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Will the pensions crisis effect consumer marketing?

Dick Stroud of 20plus30 marketing asks what effect the pensions crisis will have on consumer marketing.

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Is the pensions crisis going to become a marketing crisis or will it create marketing opportunities?

The Pension Commission’s report makes bleak reading for individuals and government alike. There are no easy choices: retire on a pittance, pay more tax, save more, work for longer. Whatever happens, one thing is certain: consumer spending patterns are going to change for the worse.

The Pension Commission’s long-awaited report is 600 pages of facts and analysis about two subjects that bore most marketers senseless - pensions and old people. Hidden amongst the numerous graphs and charts are conclusions critical to how the consumer marketing landscape will evolve during the next 20 years. Want to know what they are?

Pensions and how to pay for them is a complex subject, but the basic facts are simple and obvious. Fact number one: we are living longer. Fact number two: we are having less children. It doesn’t take a genius to deduce that fewer people working will have to support an increasing number of older people. The term ‘support’ doesn’t just mean paying pensions; it also includes providing health and residential care, both of which are expensive. This situation is not good, but it is only the start of the bad news.

Today’s pension position is pretty grim, with 50% of people with such low levels of savings and private pension that they are entitled to additional hand-outs from the state. If we look forward to 10 years’ time then today’s pensioners will appear wealthy. The picture in 30-40 years’ time is too horrible to consider.

With differing degrees of severity the rest of Europe, Japan and the US have similar problems.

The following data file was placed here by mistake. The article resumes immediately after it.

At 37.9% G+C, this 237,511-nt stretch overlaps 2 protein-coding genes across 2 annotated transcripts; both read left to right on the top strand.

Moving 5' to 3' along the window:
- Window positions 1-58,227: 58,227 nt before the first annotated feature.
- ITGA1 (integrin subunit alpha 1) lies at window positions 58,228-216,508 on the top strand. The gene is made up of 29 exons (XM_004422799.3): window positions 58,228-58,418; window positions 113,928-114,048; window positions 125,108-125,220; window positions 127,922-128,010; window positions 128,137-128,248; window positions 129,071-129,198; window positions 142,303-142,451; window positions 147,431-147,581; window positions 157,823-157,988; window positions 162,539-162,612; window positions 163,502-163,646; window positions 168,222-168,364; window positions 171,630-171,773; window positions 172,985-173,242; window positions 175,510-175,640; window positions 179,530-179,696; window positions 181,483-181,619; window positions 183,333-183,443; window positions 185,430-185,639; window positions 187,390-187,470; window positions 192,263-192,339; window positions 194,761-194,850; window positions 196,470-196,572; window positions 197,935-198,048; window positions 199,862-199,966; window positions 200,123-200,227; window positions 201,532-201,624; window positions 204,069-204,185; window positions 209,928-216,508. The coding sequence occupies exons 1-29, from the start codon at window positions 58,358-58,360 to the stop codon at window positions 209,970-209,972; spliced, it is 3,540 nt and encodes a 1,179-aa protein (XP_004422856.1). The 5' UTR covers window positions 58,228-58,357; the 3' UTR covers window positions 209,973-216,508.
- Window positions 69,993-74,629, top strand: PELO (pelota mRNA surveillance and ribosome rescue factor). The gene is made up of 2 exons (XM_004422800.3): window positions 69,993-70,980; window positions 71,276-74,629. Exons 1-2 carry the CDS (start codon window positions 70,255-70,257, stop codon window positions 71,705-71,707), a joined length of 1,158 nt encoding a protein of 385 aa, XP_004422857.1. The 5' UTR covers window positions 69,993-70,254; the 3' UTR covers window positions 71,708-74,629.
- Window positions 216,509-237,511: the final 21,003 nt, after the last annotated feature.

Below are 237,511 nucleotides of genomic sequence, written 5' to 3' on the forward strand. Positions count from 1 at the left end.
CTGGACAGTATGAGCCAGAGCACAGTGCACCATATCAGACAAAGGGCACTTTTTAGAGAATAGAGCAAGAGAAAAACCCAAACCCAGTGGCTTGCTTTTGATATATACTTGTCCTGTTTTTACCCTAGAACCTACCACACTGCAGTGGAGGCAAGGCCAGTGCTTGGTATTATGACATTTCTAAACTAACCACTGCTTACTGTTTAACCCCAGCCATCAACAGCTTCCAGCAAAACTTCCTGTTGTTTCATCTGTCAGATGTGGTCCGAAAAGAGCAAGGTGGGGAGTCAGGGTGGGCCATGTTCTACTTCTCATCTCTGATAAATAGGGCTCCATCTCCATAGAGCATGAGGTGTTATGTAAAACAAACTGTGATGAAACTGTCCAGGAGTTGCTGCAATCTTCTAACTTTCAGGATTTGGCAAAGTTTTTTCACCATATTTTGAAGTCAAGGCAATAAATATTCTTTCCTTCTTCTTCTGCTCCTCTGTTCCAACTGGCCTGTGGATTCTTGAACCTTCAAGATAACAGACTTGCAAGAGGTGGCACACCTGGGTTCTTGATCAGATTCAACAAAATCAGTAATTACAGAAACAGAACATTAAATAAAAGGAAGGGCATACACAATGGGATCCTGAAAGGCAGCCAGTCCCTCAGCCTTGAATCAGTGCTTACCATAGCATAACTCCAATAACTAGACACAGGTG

All the solutions to the pensions crisis are nasty. It either means working longer, saving more money, starting to save money at an earlier age, paying more tax or most likely a combination of all four remedies. The Financial Times, not known for hyperbole, said: The traditional British penchant for muddling through has bequeathed a system that is incomprehensible, inequitable and inadequate.

Let me give you a feel for the magnitude of the problem. If pensioners are to remain as well off as they are today, and to retire at the same age, then the UK will need to spend an additional 8% of its GDP on pensions by 2050. So what’s 8% of GDP worth? Well, it is exactly the same amount of money as we currently spend on the NHS. A very, very large amount of money.

All the solutions have a common theme: money that would have been spent on consumption will be transferred by the individual, employer or government to pay for old age.

These macro-economic changes are going to have a very real impact on the marketing landscape. These are five obvious conclusions from the Pension Commission’s report.

To read this article in full, click on the attached article.

Dick Stroud is a marketing strategy consultant with a special interest in the business implications of demographic change.

To read his other articles visit

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